WASHINGTON, D.C. –- (RealEstateRama) — The Department of Housing and Urban Development (HUD) last week held a housing forum, “A New Era of Homeownership,” to mark the beginning of National Homeownership Month, as declared by President Trump in May. The social and financial benefits of homeownership for Americans and the economy was a common thread throughout the entire forum.
In his opening remarks, HUD Secretary Ben Carson emphasized the significance of homeownership, stating, “The importance of homeownership is apparent to all of us: security, certainty, safety, wealth creation, a path forward, self-sufficiency, a place to live with loved ones, to raise our families, the location of our neighborhood.” Secretary Carson continued his remarks by expressing the “good news” of a steadily improving homeownership rate in the country, despite the rate remaining at a near historic low. In the second quarter of last year, the national homeownership rate, 62.9 percent, was at its lowest point in over fifty years. Carson announced that the current homeownership rate is 63.6 percent, saying “These figures represent more than paper, facts, titles, and mortgages. We can see the hopes and dreams, the aspirations and excitement of homeownership.”
Carson’s remarks were followed by a briefing on current trends in the housing market from Kevin Kane, HUD’s Chief Housing Market Analyst. Kane suggested that the national homeownership rate may continue to increase. Kane also noted that, in the first quarter of 2017, the number of new owner households exceeded the number of new rental households for the first time since the fourth quarter of 2006.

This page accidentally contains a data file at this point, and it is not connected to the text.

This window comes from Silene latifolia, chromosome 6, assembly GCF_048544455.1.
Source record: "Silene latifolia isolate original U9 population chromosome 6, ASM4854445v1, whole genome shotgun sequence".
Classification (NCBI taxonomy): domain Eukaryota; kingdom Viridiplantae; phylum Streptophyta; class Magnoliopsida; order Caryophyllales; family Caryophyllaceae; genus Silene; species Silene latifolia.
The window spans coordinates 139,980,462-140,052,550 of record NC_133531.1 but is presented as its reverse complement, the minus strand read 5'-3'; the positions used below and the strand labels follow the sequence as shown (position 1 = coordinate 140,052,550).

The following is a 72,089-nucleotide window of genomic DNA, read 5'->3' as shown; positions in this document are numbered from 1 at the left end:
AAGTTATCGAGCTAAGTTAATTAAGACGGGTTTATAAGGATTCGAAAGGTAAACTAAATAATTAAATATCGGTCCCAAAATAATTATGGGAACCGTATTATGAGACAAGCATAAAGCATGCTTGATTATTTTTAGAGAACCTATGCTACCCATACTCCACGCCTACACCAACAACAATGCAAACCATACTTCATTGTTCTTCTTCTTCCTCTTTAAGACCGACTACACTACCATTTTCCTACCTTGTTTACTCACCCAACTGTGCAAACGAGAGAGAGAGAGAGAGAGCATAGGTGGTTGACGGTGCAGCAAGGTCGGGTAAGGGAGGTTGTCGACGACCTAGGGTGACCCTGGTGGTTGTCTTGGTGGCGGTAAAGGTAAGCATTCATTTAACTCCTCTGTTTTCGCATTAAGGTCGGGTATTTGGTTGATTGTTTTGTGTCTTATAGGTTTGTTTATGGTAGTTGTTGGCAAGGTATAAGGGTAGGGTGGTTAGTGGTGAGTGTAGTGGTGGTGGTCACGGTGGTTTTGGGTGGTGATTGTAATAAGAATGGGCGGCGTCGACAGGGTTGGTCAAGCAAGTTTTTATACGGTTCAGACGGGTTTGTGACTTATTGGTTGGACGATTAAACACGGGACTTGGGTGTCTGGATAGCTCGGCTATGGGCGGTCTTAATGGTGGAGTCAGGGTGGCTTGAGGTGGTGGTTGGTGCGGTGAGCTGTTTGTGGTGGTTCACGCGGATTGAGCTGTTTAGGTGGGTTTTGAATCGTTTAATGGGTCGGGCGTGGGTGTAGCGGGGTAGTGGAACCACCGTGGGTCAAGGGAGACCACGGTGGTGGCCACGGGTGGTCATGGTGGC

The event concluded with a panel discussion featuring prominent housing industry leaders and experts. The panel was moderated by CNBC Real Estate Reporter Diana Olick, who was joined by Joel Kan, Associate Vice President of Industry Surveys and Forecasts at the Mortgage Bankers Association; Christie Peale, Executive Director of the Center for NYC Neighborhoods; Jon Spader, Senior Research Associate at the Harvard Joint Center for Housing Studies; and Lawrence Yun, Chief Economist and Senior Vice President of Research at the National Association of Realtors®.
The panel covered a wide variety of topics on homeownership, ranging from the importance of continued government funding for programs such as CDBG and HOME to the current state of the conservatorship of Fannie Mae and Freddie Mac and the prospects for housing finance reform. Peale praised the CDBG and HOME programs as vital tools in facilitating the public-private partnerships that enable more individuals to become homeowners. She also stated that housing industry advocates are “fighting fiercely” to preserve funding for CDBG and HOME.
The panel largely agreed with Secretary Carson’s assertion that homeownership remained a fundamental part of the “American Dream.” They suggested that the low homeownership rate has been caused by the low supply of affordable homes available to first-time home buyers and stringent credit terms, rather than a generational shift away from the desire to own a home.